Researchers from the INRA Plant Genomics Research Unit at Evry, and the INRA Grain Legumes Research Unit at Bretenières, both in France, developed a high-quality genetic reference collection of Pisum sativum mutants within the European Grain Legumes Integrated Project. Abdelhafid Bendahmane and colleagues used plants from an early-flowering garden pea cultivar, Caméor, to create a mutant population, which they then systematically phenotyped for use in both forward and reverse genetics studies.
The team set up a pea TILLING (Targeting Induced Local Lesions IN Genomes) platform with DNA samples from 4,704} plants. The TILLING technique overcomes the pea’s natural unsuitability to genetic modification techniques, and provides a powerful tool for investigating the role of essential genes. This new tool has implications for both basic science and for crop improvement. TILLING is an alternative to Agrobacterium-based techniques, and uses EMS (ethane methyl sulfonate) mutagenesis coupled with a gene-specific detection of single-nucleotide mutations. This reverse genetic strategy can be applied to all types of organisms and can be automated for high-throughput approaches.
Following this study, the researchers created a database called UTILLdb, which described each mutant plant at different developmental stages, (from seedling through to fruit maturation), and also incorporates digital images of the plants. UTILLdb contains phenotypic as well as sequence information on mutant genes, and can be searched for TILLING alleles of genes of interest, using the ‘BLAST’ tool, and for plant traits of interest, using keyword searches.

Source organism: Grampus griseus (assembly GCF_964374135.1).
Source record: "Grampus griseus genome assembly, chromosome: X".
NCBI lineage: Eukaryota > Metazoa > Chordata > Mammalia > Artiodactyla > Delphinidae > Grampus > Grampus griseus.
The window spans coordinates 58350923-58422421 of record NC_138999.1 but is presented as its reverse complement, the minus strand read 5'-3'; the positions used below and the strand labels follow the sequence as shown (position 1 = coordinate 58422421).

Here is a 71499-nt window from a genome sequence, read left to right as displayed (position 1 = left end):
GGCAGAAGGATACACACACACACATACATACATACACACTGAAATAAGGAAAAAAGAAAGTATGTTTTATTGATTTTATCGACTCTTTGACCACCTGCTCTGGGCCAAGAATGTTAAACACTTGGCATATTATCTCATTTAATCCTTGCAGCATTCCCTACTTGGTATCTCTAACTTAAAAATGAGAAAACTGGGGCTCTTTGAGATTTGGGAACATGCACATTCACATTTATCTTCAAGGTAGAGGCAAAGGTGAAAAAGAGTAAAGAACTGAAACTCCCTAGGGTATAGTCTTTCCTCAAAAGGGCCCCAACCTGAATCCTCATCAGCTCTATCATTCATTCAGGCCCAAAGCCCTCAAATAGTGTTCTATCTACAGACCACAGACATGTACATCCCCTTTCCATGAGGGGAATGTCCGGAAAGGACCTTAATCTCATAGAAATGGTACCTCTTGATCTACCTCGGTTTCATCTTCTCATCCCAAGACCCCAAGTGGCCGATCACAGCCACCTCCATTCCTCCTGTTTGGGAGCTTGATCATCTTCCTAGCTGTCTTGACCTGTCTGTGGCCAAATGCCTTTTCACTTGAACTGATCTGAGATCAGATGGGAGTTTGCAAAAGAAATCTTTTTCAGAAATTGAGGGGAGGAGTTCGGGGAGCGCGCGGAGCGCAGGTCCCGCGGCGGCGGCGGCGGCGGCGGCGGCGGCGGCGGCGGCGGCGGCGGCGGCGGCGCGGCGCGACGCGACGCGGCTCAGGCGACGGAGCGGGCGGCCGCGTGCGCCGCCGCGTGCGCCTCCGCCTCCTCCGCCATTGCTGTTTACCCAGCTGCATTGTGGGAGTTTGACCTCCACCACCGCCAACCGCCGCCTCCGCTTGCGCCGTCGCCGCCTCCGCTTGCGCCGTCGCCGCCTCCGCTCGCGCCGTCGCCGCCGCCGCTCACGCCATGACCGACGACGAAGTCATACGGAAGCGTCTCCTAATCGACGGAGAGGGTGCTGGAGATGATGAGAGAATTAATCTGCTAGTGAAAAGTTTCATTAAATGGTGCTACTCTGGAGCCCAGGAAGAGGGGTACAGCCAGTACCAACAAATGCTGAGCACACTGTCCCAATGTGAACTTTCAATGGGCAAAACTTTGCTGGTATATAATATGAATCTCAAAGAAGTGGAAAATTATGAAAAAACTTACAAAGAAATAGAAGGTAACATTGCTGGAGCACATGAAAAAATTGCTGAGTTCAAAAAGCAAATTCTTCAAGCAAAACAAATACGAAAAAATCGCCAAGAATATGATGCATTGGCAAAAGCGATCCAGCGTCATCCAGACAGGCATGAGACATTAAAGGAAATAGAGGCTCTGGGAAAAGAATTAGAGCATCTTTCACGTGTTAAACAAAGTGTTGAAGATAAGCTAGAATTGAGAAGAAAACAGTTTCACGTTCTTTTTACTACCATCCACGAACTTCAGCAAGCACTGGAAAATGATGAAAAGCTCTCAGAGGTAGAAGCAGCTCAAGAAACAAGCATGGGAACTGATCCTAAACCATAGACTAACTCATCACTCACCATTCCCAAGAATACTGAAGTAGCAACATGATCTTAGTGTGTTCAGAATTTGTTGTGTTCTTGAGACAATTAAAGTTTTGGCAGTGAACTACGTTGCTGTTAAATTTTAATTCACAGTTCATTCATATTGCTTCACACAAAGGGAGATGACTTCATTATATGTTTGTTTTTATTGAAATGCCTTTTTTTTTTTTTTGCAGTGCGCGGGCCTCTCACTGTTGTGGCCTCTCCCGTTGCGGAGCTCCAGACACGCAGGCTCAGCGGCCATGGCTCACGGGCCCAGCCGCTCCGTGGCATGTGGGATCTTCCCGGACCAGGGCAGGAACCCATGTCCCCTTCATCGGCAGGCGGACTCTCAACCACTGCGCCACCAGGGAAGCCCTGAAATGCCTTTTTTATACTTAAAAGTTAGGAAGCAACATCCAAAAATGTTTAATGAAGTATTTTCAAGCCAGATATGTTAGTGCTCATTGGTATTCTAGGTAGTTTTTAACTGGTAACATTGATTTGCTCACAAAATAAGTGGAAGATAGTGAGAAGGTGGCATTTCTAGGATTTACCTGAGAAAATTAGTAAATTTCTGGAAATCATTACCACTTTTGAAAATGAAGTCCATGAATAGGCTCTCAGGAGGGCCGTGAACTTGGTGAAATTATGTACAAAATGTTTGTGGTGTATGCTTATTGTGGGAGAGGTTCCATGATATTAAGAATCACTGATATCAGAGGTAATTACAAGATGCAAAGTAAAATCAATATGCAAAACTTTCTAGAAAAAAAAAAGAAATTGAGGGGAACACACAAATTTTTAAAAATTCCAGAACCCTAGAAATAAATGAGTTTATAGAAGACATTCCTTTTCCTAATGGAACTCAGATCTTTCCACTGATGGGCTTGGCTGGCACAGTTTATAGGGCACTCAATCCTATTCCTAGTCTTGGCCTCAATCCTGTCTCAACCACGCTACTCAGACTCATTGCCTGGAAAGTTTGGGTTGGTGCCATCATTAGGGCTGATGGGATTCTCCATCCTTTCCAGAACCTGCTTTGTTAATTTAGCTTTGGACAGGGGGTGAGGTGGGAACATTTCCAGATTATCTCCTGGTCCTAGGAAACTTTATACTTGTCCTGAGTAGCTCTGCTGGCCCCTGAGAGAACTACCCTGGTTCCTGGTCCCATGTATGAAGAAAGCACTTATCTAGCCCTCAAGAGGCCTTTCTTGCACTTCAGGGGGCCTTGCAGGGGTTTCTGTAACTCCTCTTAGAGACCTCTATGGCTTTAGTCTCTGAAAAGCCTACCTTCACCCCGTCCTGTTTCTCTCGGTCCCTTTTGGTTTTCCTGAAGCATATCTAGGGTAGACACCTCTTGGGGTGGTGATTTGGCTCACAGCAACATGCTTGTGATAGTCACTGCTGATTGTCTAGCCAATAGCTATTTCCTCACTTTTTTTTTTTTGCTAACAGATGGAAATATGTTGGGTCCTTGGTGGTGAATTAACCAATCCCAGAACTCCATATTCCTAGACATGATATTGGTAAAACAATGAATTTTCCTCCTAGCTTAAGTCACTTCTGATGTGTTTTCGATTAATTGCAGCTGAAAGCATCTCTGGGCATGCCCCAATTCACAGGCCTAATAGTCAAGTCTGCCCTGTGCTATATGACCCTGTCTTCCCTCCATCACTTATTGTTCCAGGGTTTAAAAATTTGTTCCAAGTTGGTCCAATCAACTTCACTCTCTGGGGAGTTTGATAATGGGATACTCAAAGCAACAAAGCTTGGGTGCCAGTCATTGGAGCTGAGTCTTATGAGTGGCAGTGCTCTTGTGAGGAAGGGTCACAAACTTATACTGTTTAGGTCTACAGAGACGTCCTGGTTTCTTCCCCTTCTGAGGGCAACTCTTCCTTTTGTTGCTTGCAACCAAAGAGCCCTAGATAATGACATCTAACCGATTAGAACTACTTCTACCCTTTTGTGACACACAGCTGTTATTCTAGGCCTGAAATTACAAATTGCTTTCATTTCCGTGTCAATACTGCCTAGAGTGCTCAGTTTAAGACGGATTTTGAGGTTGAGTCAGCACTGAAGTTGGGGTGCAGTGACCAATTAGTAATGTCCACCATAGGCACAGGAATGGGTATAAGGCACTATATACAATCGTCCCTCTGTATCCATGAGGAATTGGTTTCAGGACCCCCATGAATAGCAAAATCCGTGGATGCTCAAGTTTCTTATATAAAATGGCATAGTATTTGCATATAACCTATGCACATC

“By opening UTILLdb to the community, we hope to fulfil the expectations of both crop breeders and scientists who are using the pea as their model of study,” said research coordinator Abdelhafid Bendahmane.
Trees and climate change: Faster growth, lighter wood
14.08.2018 | Technische Universität München
Animals and fungi enhance the performance of forests
01.08.2018 | Deutsches Zentrum für integrative Biodiversitätsforschung (iDiv) Halle-Jena-Leipzig
New design tool automatically creates nanostructure 3D-print templates for user-given colors
Scientists present work at prestigious SIGGRAPH conference
Most of the objects we see are colored by pigments, but using pigments has disadvantages: such colors can fade, industrial pigments are often toxic, and...
Scientists at the University of California, Los Angeles present new research on a curious cosmic phenomenon known as "whistlers" -- very low frequency packets...
Scientists develop first tool to use machine learning methods to compute flow around interactively designable 3D objects. Tool will be presented at this year’s prestigious SIGGRAPH conference.
When engineers or designers want to test the aerodynamic properties of the newly designed shape of a car, airplane, or other object, they would normally model...
Researchers from TU Graz and their industry partners have unveiled a world first: the prototype of a robot-controlled, high-speed combined charging system (CCS) for electric vehicles that enables series charging of cars in various parking positions.
Global demand for electric vehicles is forecast to rise sharply: by 2025, the number of new vehicle registrations is expected to reach 25 million per year....
Proteins must be folded correctly to fulfill their molecular functions in cells. Molecular assistants called chaperones help proteins exploit their inbuilt folding potential and reach the correct three-dimensional structure. Researchers at the Max Planck Institute of Biochemistry (MPIB) have demonstrated that actin, the most abundant protein in higher developed cells, does not have the inbuilt potential to fold and instead requires special assistance to fold into its active state. The chaperone TRiC uses a previously undescribed mechanism to perform actin folding. The study was recently published in the journal Cell.
Actin is the most abundant protein in highly developed cells and has diverse functions in processes like cell stabilization, cell division and muscle...
17.08.2018 | Event News
08.08.2018 | Event News
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17.08.2018 | Physics and Astronomy
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17.08.2018 | Life Sciences